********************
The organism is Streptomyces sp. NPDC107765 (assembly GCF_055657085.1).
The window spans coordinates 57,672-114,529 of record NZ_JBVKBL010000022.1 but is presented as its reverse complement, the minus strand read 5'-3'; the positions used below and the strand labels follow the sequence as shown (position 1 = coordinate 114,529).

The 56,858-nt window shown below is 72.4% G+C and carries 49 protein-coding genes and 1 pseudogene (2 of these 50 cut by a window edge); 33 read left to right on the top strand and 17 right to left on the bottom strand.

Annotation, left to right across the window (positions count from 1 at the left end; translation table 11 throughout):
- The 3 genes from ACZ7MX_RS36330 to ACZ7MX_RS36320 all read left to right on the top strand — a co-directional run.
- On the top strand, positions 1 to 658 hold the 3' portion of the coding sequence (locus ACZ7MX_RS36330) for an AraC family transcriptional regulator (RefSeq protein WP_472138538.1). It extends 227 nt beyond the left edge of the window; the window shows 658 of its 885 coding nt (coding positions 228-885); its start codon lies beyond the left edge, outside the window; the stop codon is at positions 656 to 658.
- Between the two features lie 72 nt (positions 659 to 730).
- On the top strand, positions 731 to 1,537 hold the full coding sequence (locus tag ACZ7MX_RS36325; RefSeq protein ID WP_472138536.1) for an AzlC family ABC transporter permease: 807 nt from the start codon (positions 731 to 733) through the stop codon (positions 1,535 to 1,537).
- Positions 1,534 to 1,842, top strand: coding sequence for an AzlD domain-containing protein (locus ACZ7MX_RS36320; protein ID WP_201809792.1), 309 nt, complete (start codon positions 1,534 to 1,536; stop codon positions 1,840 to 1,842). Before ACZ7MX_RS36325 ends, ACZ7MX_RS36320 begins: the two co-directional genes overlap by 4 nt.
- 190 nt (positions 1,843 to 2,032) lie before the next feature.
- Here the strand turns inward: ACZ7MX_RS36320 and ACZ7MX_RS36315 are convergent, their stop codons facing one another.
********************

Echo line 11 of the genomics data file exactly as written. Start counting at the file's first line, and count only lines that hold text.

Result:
- Here the strand turns inward: ACZ7MX_RS36320 and ACZ7MX_RS36315 are convergent, their stop codons facing one another.